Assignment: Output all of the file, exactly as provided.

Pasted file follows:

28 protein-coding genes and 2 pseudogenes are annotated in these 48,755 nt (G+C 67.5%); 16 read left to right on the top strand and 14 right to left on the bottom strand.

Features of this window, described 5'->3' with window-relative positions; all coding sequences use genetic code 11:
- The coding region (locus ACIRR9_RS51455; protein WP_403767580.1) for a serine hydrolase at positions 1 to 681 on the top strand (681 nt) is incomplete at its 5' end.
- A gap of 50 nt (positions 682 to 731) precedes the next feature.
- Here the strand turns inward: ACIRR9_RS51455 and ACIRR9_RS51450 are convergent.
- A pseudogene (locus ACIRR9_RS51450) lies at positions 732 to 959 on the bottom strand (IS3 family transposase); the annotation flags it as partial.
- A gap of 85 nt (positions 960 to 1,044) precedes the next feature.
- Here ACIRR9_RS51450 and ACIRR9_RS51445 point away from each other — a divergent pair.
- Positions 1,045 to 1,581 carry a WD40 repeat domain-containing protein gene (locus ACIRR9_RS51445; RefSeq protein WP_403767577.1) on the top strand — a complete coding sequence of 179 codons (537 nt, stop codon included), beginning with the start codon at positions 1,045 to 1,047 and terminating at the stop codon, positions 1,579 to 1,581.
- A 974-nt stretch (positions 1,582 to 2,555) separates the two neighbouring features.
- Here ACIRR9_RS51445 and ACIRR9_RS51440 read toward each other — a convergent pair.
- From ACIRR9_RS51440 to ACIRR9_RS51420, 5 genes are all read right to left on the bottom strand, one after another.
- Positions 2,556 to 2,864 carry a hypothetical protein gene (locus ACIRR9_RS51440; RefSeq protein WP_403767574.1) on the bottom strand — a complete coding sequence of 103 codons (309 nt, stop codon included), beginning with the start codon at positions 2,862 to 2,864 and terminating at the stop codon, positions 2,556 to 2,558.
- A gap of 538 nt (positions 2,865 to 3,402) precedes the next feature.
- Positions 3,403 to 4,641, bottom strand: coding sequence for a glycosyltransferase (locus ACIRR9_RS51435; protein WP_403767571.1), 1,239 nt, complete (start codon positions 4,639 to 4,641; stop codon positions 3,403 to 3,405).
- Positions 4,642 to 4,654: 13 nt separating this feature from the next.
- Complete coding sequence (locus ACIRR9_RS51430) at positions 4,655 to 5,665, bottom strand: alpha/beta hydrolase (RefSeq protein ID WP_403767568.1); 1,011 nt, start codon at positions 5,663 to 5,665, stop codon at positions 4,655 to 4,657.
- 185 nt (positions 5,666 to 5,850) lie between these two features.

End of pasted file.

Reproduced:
28 protein-coding genes and 2 pseudogenes are annotated in these 48,755 nt (G+C 67.5%); 16 read left to right on the top strand and 14 right to left on the bottom strand.

Features of this window, described 5'->3' with window-relative positions; all coding sequences use genetic code 11:
- The coding region (locus ACIRR9_RS51455; protein WP_403767580.1) for a serine hydrolase at positions 1 to 681 on the top strand (681 nt) is incomplete at its 5' end.
- A gap of 50 nt (positions 682 to 731) precedes the next feature.
- Here the strand turns inward: ACIRR9_RS51455 and ACIRR9_RS51450 are convergent.
- A pseudogene (locus ACIRR9_RS51450) lies at positions 732 to 959 on the bottom strand (IS3 family transposase); the annotation flags it as partial.
- A gap of 85 nt (positions 960 to 1,044) precedes the next feature.
- Here ACIRR9_RS51450 and ACIRR9_RS51445 point away from each other — a divergent pair.
- Positions 1,045 to 1,581 carry a WD40 repeat domain-containing protein gene (locus ACIRR9_RS51445; RefSeq protein WP_403767577.1) on the top strand — a complete coding sequence of 179 codons (537 nt, stop codon included), beginning with the start codon at positions 1,045 to 1,047 and terminating at the stop codon, positions 1,579 to 1,581.
- A 974-nt stretch (positions 1,582 to 2,555) separates the two neighbouring features.
- Here ACIRR9_RS51445 and ACIRR9_RS51440 read toward each other — a convergent pair.
- From ACIRR9_RS51440 to ACIRR9_RS51420, 5 genes are all read right to left on the bottom strand, one after another.
- Positions 2,556 to 2,864 carry a hypothetical protein gene (locus ACIRR9_RS51440; RefSeq protein WP_403767574.1) on the bottom strand — a complete coding sequence of 103 codons (309 nt, stop codon included), beginning with the start codon at positions 2,862 to 2,864 and terminating at the stop codon, positions 2,556 to 2,558.
- A gap of 538 nt (positions 2,865 to 3,402) precedes the next feature.
- Positions 3,403 to 4,641, bottom strand: coding sequence for a glycosyltransferase (locus ACIRR9_RS51435; protein WP_403767571.1), 1,239 nt, complete (start codon positions 4,639 to 4,641; stop codon positions 3,403 to 3,405).
- Positions 4,642 to 4,654: 13 nt separating this feature from the next.
- Complete coding sequence (locus ACIRR9_RS51430) at positions 4,655 to 5,665, bottom strand: alpha/beta hydrolase (RefSeq protein ID WP_403767568.1); 1,011 nt, start codon at positions 5,663 to 5,665, stop codon at positions 4,655 to 4,657.
- 185 nt (positions 5,666 to 5,850) lie between these two features.